Friday, June 06, 2008

David's Foreskin Collection: 1 Samuel 18-20

This post is part of a revolutionary Bible commentary by the Church of the Orange Sky.

In Iceland there's actually a penis museum. Here in 1 Samuel 18 we have a collection of foreskins, which isn't quite the same but is almost as impressive in a crude and disgusting way.

It's at this point that the militarist version of King David's story takes over the narrative entirely.

It begins, incongruously, with a description of the close friendship that develops between David and prince Jonathan. The language employed here is so suggestive that it's not surprising that a lot of people cheekily suggest this was a homosexual relationship, although I personally happen to think it's perfectly possible for two people to have an extremely close and completely non-sexual relationship regardless of what sex organs they happen to have. In this case, still, one has to wonder: Jonathan and David "became one in spirit" and are so close that Jonathan takes off all his clothes and gives them to David as a gift. How nice!

Saul is more suspicious of David. He makes David a commander in the army and David becomes extremely successful - too successful, in fact, so that Saul grows jealous and David is more popular with the chicks. Saul is angry that all the girls in Israel are infatuated with David, and even tries to kill him - twice! - while David plays the harp. Eventually he sends David off to the front on an indefinite military campaign. Saul seems to think if he keeps David in the field long enough, eventually a Philistine soldier will kill him, but this doesn't happen, supposedly because "the Lord was with David."

In the meantime, David falls in love with Saul's daughter Michal. (Following the battle with Goliath, he was supposed to be married to Saul's elder daughter Merab, but he turned her down, so Saul married her off to some nobody named Adriel of Meholah.) Saul is "pleased" to learn that they want to marry - not because this will bring the two men closer together, but rather because he believes Michal will be "a snare to him so that the hand of the Philistines may be against him."

This logic at first seems tortuous, but the plot soon becames clear: Saul will set a high bride price. High, indeed: he orders David to go out and collect a hundred Philistine foreskins. David again one-ups the king by killing two hundred Philistines and presenting their foreskins. In exchange, Saul gives him Michal.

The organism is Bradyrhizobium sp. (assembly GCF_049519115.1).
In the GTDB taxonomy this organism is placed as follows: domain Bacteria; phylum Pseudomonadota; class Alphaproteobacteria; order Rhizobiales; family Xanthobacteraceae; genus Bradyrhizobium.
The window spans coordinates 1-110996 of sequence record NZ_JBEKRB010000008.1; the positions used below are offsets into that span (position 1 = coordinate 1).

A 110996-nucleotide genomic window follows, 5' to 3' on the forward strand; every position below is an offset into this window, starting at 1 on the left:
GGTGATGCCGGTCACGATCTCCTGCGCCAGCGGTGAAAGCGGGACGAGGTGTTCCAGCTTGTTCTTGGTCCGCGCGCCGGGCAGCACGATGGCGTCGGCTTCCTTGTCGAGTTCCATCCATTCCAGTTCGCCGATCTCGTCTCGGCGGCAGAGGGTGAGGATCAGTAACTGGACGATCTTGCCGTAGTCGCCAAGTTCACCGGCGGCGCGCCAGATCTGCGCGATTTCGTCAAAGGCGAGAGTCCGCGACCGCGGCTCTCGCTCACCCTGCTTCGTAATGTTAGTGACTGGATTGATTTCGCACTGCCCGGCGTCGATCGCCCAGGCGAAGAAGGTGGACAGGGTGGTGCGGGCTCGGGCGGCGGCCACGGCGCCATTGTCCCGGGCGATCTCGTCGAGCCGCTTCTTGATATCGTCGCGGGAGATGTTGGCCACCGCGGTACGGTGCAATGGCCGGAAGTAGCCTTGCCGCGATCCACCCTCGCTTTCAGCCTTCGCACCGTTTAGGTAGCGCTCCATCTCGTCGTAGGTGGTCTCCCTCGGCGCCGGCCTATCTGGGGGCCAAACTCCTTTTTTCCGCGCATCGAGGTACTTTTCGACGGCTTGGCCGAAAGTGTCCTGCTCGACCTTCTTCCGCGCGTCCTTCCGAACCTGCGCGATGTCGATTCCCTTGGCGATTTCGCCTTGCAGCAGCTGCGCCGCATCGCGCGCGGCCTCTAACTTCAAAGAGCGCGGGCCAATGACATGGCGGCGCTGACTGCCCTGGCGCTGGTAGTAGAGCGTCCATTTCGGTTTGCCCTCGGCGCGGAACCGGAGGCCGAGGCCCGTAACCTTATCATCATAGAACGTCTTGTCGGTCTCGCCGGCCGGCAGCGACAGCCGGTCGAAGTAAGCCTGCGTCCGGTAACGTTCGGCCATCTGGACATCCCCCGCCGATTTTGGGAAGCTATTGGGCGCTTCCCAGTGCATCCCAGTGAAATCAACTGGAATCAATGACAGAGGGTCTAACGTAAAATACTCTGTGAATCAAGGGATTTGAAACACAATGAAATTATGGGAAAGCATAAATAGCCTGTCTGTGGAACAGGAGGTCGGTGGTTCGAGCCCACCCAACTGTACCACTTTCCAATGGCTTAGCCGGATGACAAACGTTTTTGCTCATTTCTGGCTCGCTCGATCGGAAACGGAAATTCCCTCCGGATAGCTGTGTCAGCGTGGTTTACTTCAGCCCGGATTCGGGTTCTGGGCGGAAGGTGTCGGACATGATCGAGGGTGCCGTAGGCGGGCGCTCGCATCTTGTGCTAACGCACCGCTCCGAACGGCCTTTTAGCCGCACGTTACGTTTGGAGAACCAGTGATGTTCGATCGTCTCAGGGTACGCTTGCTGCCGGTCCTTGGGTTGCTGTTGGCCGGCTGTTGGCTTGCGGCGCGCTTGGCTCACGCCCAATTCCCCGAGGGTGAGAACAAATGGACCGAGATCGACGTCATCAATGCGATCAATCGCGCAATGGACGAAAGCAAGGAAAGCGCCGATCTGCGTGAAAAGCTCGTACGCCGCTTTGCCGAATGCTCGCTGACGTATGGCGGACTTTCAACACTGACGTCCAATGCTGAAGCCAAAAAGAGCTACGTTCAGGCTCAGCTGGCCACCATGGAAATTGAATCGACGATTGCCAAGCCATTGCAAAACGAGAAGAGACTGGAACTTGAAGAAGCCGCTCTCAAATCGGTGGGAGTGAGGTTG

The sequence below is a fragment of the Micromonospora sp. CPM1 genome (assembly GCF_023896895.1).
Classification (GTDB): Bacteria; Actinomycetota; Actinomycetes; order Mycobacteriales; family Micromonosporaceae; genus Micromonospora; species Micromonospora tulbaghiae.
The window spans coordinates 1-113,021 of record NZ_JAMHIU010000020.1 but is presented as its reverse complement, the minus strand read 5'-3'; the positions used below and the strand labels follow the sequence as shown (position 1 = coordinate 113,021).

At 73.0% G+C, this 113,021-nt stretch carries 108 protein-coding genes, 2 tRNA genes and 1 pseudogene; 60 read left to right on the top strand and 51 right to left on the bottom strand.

This is a rather dubious bride price. I realize the Philistines in question are foreigners and perhaps therefore unworthy of the same rights and privileges given to Israelites - but surely this is an act of mass murder. We can expect it from Saul, who is nearly as immoral and crazy as Gideon or even Samson, but David doesn't bat an eye, either.

Saul's immediate reaction to the presentation of the foreskins is not recorded, but we may presume that it was something along the lines of "Curses! Foiled again!"

In the next two chapters, Saul continues to conspire against David but can't get the support of his own kids. At the beginning of chapter 19, he decides to kill David, but Jonathan sends David away and intercedes, persuading his father to relent. David returns to the court but once again Saul throws a spear at David and this time the latter escapes with the help of his wife Michal. David comes back yet again to speak to Jonathan, who has inexplicably forgotten the event in the previous chapter and initially refuses to believe his father would genuinely want to kill David. The two conspire to find out Saul's intentions and, finally convinced, Jonathan covers for David as he once again flees the king's court.

Sadly, despite the fact that this book is named after him, Samuel has been relegated to a bizarre secondary role by this time in the narrative - as has God, really, but that's another matter. David flees to Ramah at the end of chapter 19 and ultimately comes across Samuel, who apparently has taken to standing around with a group of men delivering vague prophecies. When you were a political refugee in Israel, yu could stand among the men - which David did, so that on three separate occasions Saul's men refused to apprehend the fugitive. Ultimately Saul goes himself to meet up with Samuel, and "the Spirit of God" possesses him - as it apparently possessed all of his deputies - and he strips naked and starts prophecying. What the hell is this lunatic prophecying craze? Why do people in Samuel's presence automatically turn into gibbering soothsayers? The Pentecostals doubtless find it exciting, but I just find it kind of stupid. Why the Spirit of God would be at all interested with Saul at this point is totally unclear - he's already been thoroughly condemned.


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